Usher in the fall with a good book.
But mostly reading—at least to me—brings joy, helping the mind be a little happier.
Being read to has shaped my life, giving me a love for words, for books, for people and cultures. For life. It has brought joy to my soul.
It’s always the men, in the Bible, who make the big headlines, so I was excited to read Rebekah: Women of Genesis by Orson Scott Card and get a new point of view for the well-known Bible story of Rebekah and Isaac, Jacob and Esau. After all, there’s that quote about a strong woman behind every strong man. Overview:…
Stephanie’s thoughts about love and happiness, discoveries that not many people make, are deep and abiding. Only those who are steeped in the furnace of affliction—truly immersed for months and even years of in that fire of suffering—can easily see those truths that others struggle to understand: you can choose happiness; it doesn’t choose you.
This book is an interesting look at the typical soldier—and Billy does symbolize any soldier with his non-existent personality— forced to participate in a war not of his choosing.
This book touched me on a number of levels, but mostly it taught me to have faith in humanity, to have faith in the good in people. This alone makes the book worth reading.
Germany was so fragmented for so many centuries that, upon finding an identity, it wanted to stretch—so to speak—its fledgling wings.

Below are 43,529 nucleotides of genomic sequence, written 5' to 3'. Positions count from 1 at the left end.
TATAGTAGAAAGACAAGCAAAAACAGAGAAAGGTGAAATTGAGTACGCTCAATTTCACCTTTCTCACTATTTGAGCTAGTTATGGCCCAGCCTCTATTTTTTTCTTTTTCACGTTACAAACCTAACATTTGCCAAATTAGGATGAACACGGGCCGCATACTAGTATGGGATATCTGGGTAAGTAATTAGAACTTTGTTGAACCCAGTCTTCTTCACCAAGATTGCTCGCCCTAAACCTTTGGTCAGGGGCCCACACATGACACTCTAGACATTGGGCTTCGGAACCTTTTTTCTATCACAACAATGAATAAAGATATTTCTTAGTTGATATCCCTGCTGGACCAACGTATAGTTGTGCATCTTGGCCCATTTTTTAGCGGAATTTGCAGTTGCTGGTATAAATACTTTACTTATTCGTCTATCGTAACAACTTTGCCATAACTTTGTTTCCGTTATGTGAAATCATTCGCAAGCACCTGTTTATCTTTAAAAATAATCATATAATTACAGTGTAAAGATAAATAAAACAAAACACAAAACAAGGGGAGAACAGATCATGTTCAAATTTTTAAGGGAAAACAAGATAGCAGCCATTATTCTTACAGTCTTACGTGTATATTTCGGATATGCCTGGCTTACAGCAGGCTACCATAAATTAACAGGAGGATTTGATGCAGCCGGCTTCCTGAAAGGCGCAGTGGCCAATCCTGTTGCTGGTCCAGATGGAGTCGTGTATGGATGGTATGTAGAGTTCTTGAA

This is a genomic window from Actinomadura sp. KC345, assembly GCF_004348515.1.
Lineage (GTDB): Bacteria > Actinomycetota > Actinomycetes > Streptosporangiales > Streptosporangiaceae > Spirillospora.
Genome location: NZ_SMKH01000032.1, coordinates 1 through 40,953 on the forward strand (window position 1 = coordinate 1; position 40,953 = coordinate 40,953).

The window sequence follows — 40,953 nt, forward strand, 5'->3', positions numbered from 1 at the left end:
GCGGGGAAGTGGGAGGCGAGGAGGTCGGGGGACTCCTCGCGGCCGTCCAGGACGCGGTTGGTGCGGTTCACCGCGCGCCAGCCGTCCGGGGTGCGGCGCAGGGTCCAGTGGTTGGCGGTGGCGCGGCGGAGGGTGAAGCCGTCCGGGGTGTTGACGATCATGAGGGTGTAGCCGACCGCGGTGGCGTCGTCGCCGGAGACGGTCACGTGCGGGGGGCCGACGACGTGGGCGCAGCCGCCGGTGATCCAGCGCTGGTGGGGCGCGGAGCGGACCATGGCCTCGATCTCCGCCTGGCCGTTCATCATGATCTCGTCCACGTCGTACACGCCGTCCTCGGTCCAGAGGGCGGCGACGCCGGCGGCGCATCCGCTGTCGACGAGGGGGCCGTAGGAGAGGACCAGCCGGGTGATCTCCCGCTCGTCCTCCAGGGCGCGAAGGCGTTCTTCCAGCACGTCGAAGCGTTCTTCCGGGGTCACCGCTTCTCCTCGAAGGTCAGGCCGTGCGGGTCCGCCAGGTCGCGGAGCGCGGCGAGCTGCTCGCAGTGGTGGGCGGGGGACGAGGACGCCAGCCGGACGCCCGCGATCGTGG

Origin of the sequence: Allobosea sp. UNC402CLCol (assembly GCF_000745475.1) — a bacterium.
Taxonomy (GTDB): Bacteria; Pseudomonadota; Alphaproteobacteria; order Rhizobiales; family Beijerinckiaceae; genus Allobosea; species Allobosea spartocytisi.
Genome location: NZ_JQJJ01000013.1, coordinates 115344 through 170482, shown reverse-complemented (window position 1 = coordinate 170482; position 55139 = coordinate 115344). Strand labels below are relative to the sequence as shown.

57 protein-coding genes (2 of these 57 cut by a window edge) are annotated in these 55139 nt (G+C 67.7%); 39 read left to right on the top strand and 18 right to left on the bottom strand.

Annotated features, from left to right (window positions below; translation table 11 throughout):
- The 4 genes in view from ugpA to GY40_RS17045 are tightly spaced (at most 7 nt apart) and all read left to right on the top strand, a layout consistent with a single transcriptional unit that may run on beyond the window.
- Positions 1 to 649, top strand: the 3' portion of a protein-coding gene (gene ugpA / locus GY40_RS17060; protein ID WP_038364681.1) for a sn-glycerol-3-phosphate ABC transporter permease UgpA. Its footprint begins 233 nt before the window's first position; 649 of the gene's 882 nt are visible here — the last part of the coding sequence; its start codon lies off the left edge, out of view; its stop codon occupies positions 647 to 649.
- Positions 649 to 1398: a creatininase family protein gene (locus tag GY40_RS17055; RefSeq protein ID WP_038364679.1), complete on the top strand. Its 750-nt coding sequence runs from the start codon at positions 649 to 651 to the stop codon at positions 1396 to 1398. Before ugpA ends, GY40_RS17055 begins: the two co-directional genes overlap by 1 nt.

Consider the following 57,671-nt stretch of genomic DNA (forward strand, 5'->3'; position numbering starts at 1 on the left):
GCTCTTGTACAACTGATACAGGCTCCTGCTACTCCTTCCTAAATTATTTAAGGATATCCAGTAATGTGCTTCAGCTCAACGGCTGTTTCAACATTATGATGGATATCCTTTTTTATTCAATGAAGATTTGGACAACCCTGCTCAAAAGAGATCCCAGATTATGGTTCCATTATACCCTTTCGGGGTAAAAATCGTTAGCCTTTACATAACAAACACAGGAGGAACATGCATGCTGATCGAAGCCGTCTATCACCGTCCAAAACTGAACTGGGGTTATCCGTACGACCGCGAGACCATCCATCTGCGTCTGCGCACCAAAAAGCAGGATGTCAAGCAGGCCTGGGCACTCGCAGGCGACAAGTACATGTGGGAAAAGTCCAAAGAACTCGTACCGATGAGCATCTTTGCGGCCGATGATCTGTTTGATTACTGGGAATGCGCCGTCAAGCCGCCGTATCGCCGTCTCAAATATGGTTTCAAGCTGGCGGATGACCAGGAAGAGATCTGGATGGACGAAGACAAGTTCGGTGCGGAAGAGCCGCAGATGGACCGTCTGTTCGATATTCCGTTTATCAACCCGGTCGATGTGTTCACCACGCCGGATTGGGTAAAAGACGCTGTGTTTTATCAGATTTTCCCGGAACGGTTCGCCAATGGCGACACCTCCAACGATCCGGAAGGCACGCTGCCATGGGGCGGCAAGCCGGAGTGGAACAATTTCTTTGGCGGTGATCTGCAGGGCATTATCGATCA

Read this book so that you can really begin to understand: the story of the Berlin Wall is the stories of the people who lived behind it.
I knew intellectually that Hitler was something of a mad man. I mean, you can’t murder millions of people with a matter-of-fact, blasé attitude without being crazy. But after reading this book, after the peek I had into his mind, it’s my opinion that he was a completely, repentantly psychopathic monster. He was the worst type of psychotic: brilliant and psychotic. They do the most damage, and he was the tool of the deaths of multitudes.
I love how Al Carraway spoke matter-of-factly about the problems and fear that we all have, those things—like trials and temptations—that make us feel alone when in fact they are universal to every human being.
I finished my first German book, Floating in My Mother’s Palm by Ursula Hegi (or at least, my first German book that I’m not reading for my WWII project). Overview: This book takes place just after World War II in the town of Burgdorf, Germany. Our main character is Hanna, a girl between the ages of unborn and 14…